What did Native Americans know about the Sun, the Moon and the stars? If we look carefully, we can hear many indigenous peoples singing similar songs about the Love between the Moon and the deep-blue Sea.
According to the Lakota, the stars were called “The holy breath of the Great Spirit,” the woniya of Wakan Tanka. In the Islamic Tradition the stars are called hafs el Rahman, “The breath of the merciful One” (Allah). Lakota Star Knowledge was researched and written by Ronald Goodman. The preface, written by Ray A. Williamson, is subtitled Naked Eye Astronomy.
“Through the Americas, whether from the stars, the sun or moon, Native North Americans have found laws and principles in the heavens by which to live. Native American groups throughout the hemisphere have been avid watchers of the sky, and have carefully noted the cyclic patters of the sun and moon, the stars and planets (Aveni 1977, 1989; Williamson 1981).
In earlier years, they had to heed the teachings of celestial events in order to survive. “For agricultural groups, watching the regular motions of the sky made possible more accurate timing of planting and harvesting activities. Yet hunter gather or hunter forager societies also developed highly sophisticated celestial calendars. Recently, scholars are beginning to appreciate the extensive use such groups made of celestial calendars to guide food production and ritual activities (Benson and Hoskinson 1985).
The practical needs of food production most certainly aided the development of much sky watching. However, as this monograph illustrates, knowledge of the celestial calendar also served religious needs as well. It gave the Lakota as well as other Native American groups, greater power to participate fully in the rhythms of their environment. By careful observation, they learned important lessons about both Earth and Sky and their own place in the cosmos.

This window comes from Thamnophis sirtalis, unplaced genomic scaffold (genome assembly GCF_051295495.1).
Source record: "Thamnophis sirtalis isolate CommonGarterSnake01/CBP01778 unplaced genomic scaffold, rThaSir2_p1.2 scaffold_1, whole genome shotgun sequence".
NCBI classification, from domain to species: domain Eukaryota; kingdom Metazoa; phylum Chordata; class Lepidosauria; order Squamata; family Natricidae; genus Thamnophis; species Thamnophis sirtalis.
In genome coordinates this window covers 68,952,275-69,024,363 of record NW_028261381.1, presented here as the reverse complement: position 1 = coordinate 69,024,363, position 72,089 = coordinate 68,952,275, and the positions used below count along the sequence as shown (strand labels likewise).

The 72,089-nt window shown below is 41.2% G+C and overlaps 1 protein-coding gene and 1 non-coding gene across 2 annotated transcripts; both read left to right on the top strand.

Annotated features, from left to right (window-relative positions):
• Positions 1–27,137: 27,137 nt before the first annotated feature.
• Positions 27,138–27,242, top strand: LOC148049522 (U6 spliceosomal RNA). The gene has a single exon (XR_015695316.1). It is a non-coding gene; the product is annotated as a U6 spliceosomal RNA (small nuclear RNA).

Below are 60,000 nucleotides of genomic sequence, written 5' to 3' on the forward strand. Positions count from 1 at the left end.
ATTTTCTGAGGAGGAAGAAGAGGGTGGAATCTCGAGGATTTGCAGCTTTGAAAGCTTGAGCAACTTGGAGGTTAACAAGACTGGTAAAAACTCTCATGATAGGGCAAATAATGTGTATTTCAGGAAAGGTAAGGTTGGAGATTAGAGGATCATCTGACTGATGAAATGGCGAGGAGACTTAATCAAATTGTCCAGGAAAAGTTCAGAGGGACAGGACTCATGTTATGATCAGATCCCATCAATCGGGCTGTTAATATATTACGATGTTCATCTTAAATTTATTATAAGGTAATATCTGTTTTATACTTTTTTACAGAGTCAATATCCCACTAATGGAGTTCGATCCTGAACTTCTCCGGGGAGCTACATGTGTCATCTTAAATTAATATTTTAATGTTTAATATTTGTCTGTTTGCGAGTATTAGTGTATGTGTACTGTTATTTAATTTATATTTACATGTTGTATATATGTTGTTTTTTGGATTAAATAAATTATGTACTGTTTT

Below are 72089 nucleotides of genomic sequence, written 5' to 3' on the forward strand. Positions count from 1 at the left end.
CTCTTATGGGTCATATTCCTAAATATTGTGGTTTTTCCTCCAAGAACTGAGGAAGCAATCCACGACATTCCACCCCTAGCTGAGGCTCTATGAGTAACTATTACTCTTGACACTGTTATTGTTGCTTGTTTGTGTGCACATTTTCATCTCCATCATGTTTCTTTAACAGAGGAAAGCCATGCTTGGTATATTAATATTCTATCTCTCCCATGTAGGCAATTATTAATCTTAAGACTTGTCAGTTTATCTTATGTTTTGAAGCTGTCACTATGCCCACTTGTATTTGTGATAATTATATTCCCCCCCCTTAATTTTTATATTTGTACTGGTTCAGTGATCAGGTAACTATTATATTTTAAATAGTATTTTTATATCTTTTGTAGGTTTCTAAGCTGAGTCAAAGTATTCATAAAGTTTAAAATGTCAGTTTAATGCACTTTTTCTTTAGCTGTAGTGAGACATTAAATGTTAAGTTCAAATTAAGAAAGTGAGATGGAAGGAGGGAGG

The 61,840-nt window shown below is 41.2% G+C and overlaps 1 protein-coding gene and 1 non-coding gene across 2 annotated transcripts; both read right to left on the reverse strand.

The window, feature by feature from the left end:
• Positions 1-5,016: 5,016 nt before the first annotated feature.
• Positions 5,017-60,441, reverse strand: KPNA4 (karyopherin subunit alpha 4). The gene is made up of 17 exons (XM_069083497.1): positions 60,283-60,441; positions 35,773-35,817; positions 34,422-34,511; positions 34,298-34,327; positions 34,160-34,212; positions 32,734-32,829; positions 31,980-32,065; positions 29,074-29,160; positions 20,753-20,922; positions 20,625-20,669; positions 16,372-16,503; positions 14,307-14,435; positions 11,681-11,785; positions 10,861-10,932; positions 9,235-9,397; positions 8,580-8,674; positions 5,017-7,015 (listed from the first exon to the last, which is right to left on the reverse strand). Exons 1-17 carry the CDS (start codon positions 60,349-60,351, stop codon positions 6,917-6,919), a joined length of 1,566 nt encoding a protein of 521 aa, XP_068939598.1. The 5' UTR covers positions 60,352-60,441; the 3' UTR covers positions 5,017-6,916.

“One of the primary impediments to interpreting sky-related traditions is today’s general lack of observational experience. Even many professional astronomers have little experience with naked eye observations. Yet naked eye observation allows one to construct a highly accurate calendar using the ordered patterns and motions of the celestial bodies. Native American groups also watched the motions of the planets, and other appearances, including comets, meteor showers, and lunar and solar eclipses, in order to guide their lives. Because this monograph is concerned with regular celestial events that provided sacred order to the Lakota, for these matters, I refer the reader to the discussion in my book (Williamson 1984: ch. 3).”
And from the introduction, by the author,
“Traditional Lakota believed that ceremonies done by them on earth were also being performed simultaneously in the spirit world. When what is happening in the stellar world is also being done on earth in the same way at the corresponding place at the same time, a hierophany can occur; sacred power can be drawn down; attunement to the will of Wakan Tanka can be achieved.“
Essentially, this is the theology of all astrology. What is happening in Heaven is a reflection of what is happening here on Earth.
As above, so below.
“It shows that they felt a vivid relationship between the macrocosm, the star world, and their microcosmic world on the plains. There was a constant mirroring of what is above by what is below.”
And so now we know.